I hope everyone had a great holiday – Christmas, Hanukkah, Kwanza, whatever you celebrate! I also hope everyone will have a great new year. My friends and I are in the mood for a mellow NYE this year, so we’re just hanging out at a friend’s house and will have a game night. Last year was fun, just a bit expensive. Every New Year’s Eve is super expensive in the Boston area.
So, before the Christmas break from work (I work in academia so I’m off this week from the full-time job) I was talking with some good friends at work. I was telling them about my plans to move to NC. They were worried that I might not fit in there, and because they consider me super high-energy (to put it nicely, others might think I’m hyper), things might not move quickly enough for me. LOL. I’m also pretty liberal so they worry I might not feel completely comfortable there – I’ve been told that a lot of the NC coast could be considered to have voted “red.” They asked me about working in other states since I want to try working with large animals, and the subject of Kentucky came up. They also mentioned some southwestern states, and places like the Dakotas, Wyoming, etc. Most of these states, I would love love love to visit. But to spend a winter in Wyoming? No thanks.
Kentucky had already crossed my radar a little while back, for the fact that it is known to be quite beautiful in certain parts, like in horse country. And living somewhere beautiful is definitely high on my list of priorities. I’ve lived in ugly places in the past (sorry, Northeast Philly, but I’m looking at you) and while the living was cheap, I don’t want to do that again if I don’t have to. Then, I spent a few mornings with Fancy, the horse at the ARL in Dedham – see her pics at the beginning and ending of this post. (By the way, she is available for adoption!!! And she’s a thoroughbred.) And it just hit me. I need to work with animals like her!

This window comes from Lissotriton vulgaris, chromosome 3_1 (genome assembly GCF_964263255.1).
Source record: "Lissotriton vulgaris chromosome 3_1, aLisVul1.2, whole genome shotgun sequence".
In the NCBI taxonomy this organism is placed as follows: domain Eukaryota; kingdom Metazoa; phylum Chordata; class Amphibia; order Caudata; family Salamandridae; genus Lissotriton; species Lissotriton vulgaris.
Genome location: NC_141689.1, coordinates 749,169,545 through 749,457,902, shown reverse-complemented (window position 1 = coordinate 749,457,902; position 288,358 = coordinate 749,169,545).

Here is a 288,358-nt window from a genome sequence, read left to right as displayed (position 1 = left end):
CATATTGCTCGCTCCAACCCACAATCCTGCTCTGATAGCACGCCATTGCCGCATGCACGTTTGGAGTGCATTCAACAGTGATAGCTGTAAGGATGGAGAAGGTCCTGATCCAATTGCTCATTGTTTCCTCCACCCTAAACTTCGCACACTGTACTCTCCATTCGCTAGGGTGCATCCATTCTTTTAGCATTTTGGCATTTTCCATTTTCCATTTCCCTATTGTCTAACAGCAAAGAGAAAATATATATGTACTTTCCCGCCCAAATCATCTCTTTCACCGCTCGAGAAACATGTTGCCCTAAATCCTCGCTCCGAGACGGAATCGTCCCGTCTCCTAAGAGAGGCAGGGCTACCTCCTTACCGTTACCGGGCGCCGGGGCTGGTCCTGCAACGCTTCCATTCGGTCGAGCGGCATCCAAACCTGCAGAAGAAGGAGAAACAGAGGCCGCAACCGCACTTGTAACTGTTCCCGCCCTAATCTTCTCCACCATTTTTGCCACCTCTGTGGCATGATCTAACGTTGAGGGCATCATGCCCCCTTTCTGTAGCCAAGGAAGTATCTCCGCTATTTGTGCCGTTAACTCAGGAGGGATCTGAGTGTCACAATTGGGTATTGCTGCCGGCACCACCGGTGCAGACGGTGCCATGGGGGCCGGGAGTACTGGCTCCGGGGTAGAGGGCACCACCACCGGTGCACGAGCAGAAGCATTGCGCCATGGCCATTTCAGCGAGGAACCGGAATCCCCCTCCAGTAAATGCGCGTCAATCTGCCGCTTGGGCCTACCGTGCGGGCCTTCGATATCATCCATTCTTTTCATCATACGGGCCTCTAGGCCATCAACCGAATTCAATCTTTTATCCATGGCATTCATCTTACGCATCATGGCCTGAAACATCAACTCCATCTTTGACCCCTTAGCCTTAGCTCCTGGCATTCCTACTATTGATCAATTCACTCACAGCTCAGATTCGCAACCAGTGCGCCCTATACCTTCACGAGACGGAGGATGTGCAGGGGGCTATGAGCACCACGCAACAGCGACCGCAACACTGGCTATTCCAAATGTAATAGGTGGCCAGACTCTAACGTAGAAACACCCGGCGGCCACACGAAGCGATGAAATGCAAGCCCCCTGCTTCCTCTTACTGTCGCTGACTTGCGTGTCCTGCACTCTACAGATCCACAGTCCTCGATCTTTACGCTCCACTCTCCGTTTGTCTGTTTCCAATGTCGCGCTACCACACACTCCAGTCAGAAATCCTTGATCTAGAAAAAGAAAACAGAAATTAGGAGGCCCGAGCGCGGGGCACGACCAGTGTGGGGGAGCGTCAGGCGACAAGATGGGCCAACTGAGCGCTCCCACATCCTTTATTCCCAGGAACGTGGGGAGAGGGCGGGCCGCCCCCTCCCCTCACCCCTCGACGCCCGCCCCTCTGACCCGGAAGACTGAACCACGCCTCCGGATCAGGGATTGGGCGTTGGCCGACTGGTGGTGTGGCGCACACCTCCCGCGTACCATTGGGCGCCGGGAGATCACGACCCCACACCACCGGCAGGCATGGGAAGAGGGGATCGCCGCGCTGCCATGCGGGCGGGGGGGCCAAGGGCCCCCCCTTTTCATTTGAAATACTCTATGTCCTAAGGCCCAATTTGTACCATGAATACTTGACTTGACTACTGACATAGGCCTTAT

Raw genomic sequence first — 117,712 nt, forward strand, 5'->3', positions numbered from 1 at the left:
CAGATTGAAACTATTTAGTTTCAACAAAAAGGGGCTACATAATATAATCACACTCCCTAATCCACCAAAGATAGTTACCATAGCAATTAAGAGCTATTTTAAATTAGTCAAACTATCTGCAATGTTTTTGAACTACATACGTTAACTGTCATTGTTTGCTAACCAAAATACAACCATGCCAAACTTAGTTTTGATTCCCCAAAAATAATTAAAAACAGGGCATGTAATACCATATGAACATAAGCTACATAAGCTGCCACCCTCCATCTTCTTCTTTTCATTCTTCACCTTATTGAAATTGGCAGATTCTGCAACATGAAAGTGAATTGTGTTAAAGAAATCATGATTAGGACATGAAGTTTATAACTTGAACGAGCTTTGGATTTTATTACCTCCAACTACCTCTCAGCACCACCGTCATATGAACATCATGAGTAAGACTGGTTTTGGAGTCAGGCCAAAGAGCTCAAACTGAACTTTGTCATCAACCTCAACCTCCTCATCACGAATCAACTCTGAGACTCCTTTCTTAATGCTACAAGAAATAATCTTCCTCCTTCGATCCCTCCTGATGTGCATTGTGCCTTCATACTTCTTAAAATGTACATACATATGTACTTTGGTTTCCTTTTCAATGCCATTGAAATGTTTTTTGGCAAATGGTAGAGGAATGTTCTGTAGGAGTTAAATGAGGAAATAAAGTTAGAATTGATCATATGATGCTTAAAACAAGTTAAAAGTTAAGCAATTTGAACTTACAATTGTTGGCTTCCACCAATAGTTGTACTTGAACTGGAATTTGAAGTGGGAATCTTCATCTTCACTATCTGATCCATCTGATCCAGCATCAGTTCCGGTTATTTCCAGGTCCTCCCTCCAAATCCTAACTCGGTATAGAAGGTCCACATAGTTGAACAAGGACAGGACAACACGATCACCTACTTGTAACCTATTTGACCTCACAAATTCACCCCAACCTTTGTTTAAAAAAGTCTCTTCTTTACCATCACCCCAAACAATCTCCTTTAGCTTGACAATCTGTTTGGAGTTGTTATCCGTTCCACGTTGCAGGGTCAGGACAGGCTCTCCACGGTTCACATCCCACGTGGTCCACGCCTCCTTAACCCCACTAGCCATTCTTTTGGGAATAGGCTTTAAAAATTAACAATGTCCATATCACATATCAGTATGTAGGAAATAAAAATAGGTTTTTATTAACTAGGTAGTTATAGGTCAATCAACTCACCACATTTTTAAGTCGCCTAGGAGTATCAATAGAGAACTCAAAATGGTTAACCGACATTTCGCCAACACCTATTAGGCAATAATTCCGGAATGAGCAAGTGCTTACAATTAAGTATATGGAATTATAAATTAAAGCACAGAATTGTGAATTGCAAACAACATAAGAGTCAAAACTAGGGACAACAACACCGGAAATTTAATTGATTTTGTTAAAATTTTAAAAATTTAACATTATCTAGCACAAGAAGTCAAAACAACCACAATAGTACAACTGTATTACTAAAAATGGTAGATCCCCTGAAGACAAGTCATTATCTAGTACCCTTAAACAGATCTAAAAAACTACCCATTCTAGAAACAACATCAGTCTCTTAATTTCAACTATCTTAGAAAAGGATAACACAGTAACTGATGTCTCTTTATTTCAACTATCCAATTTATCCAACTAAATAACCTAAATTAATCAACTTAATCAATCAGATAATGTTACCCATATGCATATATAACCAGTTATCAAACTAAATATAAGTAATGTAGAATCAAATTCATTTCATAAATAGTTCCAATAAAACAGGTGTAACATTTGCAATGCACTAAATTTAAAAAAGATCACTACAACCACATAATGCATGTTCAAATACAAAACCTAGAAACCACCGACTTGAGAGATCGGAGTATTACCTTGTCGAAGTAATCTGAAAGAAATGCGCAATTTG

I have been thinking of working with large animals already, and when I did some further research, I saw that being an equine vet tech is actually considered a specialty subset of being a vet tech. So that’s my plan as of now. I know I will try to work in a companion-animal vet’s practice during school, and who knows? We’ll see what happens. As I said to my mom the other day when telling her of my decision, I can’t adopt a horse and bring it home with me, whereas when I am around cats and dogs, I just want to save them all and bring them home with me. 🙂 Needless to say, she was relieved to hear that since I already have five cats and a dog! She was also a little surprised though, as she said “you never learned to ride as a kid” and I said, well I’ve always loved horses (she must not have remembered.) And well, I knew we couldn’t afford riding lessons or anything like that so I never asked for them. No use making my mom feel bad about something she had not much control over, which was our finances.
So…Lexington, Kentucky is located within Fayette County, where there are 150 horse farms out of the total of 450 that exist in the state of Kentucky at large. I’ve done some preliminary research and the standard of living is WAY cheaper than in the Boston area. No big surprise there, of course. I was astounded to see what $500 will get you for a rental unit. Then, just for fits and giggles, I decided to look at prices of condos and they blew me away even more! You can buy a condo in Lexington, KY for what would simply amount to your down payment for a condo in this area. It’s completely insane!
Yes, Kentucky does get a tiny amount of snow but it is nothing compared to Boston in winter. So I can handle that. My plan is to go out there at least once beforehand, and spend some time there, observing neighborhoods at multiple times of days, and probably go back out again another time to meet with a realtor and firm something up. My mom has offered to go with me which could definitely help, having another person’s opinions. (Just gotta remember they are my mom’s…)
I hope you will all have a great and safe New Year’s!
As always, if you have liked this post, please hit like, subscribe or drop me a comment below! And thanks for reading!
9 thoughts on “Location, location, location”
You left out the celebrations of festivus and winter solstice. Too many observations out there so I don’t blame people for saying happy holidays. Since I’m a Christmas observer, it used to irk me. Then one time I was in a tech workshop half and the people were from India. Well, the Indian lady next to me sneezed and I froze. I would normally say bless you but I didn’t know what to do so I froze. It was a little awkward as I was the only person besides her so it was my duty =)